Execute;
  finally
    Free;
  end
Sample of a TTaskDialog

Using the tfUseHiconFooter flag and the CustomFooterIcon property, you can use any custom icon in the footer, in the same way as you can choose your own main icon.

A Checkbox

Using the VerificationText string property, you can add a checkbox to the footer of the task dialog. The caption of the checkbox is the property.

with TTaskDialog.Create(self) do
  try
    Caption := 'My Application';
    Title := 'A Question';
    Text := 'This is a really tough one...';
    CommonButtons := [tcbYes, tcbNo];
    MainIcon := tdiNone;
    VerificationText := 'Remember my choice';
    Execute;
  finally
    Free;
  end
Sample of a TTaskDialog

You can make the checkbox initially checked by specifying the tfVerificationFlagChecked flag. Unfortunately, due to a bug (?) in the VCL implementation of the TTaskDialog, the inclusion of this flag when Execute has returned doesn't reflect the final state of the checkbox. To keep track of the checkbox, the application thus needs to remember the initial state and toggle an internal flag as a response to each OnVerificationClicked event, which is triggered every time the state of the checkbox is changed during the modality of the dialog.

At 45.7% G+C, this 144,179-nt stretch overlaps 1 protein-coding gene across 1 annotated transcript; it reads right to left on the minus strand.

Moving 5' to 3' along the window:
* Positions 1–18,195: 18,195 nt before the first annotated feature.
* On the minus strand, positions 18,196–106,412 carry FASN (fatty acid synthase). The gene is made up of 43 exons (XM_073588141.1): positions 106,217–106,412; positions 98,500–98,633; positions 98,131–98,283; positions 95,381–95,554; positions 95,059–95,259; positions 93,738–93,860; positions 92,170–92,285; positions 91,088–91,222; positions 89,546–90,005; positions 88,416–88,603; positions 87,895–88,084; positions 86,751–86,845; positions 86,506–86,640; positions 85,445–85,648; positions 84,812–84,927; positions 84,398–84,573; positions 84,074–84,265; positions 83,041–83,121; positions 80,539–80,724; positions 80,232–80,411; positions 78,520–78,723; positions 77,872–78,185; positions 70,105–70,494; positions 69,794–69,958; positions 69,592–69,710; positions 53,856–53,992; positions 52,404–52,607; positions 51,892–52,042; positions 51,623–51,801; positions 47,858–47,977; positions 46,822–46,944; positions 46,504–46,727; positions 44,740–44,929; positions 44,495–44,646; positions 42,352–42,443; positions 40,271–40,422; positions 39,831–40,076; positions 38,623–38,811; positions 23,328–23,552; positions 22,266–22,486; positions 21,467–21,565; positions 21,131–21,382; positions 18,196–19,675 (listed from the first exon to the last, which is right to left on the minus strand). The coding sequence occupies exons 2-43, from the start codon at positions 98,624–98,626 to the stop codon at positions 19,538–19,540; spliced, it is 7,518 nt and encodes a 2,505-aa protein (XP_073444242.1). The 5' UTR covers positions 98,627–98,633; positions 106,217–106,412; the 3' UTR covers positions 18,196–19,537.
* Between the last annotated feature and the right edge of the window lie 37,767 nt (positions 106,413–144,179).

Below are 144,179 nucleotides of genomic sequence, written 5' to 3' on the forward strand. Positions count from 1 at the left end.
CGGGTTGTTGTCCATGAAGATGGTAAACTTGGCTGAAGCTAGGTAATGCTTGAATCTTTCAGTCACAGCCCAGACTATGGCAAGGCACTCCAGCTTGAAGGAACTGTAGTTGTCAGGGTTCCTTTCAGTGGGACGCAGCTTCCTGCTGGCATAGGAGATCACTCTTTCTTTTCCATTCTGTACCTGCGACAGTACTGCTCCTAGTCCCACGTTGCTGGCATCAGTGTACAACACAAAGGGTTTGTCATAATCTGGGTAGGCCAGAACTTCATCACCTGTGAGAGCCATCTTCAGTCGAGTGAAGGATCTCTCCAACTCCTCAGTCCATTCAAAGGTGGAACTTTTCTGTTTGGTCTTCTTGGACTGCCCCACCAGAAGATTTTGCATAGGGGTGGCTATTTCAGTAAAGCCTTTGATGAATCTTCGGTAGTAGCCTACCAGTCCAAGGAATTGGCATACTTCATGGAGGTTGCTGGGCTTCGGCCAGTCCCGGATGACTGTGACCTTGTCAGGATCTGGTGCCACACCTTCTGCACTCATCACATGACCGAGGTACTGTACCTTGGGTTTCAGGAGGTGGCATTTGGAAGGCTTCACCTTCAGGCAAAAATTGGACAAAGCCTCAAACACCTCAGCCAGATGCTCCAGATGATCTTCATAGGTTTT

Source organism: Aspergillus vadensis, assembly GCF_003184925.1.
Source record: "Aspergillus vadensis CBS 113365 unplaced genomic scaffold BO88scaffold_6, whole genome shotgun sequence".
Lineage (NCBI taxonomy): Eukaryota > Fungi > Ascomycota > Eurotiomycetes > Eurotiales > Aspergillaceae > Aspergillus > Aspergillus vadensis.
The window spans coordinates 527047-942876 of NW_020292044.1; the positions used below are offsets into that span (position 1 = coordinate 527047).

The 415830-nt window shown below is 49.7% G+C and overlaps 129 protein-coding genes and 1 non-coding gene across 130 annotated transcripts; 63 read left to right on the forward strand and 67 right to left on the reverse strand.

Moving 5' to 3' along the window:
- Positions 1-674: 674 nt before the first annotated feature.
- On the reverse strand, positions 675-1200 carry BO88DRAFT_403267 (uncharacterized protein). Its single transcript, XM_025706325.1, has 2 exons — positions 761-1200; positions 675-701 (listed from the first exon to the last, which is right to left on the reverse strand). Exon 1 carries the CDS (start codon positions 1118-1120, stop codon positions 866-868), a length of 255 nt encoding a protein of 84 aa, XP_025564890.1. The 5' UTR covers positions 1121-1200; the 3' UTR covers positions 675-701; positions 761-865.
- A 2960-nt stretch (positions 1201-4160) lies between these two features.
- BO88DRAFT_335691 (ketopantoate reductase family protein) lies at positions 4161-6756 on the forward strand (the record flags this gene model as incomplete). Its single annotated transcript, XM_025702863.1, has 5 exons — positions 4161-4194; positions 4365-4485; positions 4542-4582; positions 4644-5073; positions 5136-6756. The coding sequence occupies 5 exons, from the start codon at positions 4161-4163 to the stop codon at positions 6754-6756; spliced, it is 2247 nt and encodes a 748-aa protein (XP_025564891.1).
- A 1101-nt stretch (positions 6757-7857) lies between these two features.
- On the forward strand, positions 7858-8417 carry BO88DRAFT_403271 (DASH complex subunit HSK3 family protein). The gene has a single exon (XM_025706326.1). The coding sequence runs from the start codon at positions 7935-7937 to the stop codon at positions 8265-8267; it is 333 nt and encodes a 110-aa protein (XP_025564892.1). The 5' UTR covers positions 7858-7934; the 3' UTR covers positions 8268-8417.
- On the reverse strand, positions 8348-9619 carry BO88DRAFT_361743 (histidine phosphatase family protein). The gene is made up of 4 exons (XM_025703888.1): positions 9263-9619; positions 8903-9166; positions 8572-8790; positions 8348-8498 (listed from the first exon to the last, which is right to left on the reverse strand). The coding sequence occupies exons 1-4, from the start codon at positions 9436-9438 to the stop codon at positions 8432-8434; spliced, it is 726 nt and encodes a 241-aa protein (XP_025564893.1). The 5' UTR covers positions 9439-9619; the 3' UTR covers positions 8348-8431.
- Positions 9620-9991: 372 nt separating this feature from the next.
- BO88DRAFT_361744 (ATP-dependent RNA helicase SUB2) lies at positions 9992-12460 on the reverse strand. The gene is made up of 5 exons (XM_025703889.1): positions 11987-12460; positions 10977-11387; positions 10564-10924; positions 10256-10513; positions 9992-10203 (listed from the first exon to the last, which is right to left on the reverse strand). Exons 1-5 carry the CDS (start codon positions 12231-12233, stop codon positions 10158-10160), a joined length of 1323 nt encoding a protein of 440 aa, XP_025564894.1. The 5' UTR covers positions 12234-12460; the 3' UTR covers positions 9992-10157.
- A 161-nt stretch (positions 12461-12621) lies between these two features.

Radio Buttons

Radio buttons can be implemented in a way resembling how you add custom push buttons (or command link buttons):

with TTaskDialog.Create(self) do
  try
    Caption := 'My Application';
    Title := 'A Question';
    Text := 'This is a really tough one...';
    CommonButtons := [tcbOk, tcbCancel];
    MainIcon := tdiNone;
    with RadioButtons.Add do
      Caption := 'This is one option';
    with RadioButtons.Add do
      Caption := 'This is another option';
    with RadioButtons.Add do
      Caption := 'This is a third option';
    if Execute then
      if ModalResult = mrOk then
        ShowMessage(Format('You chose %d.', [RadioButton.Index]));
  finally
    Free;
  end
Sample of a TTaskDialog

Progess Bars and Callbacks

TODO: Write something here as well...

 


Copyright © 2011 Andreas Rejbrand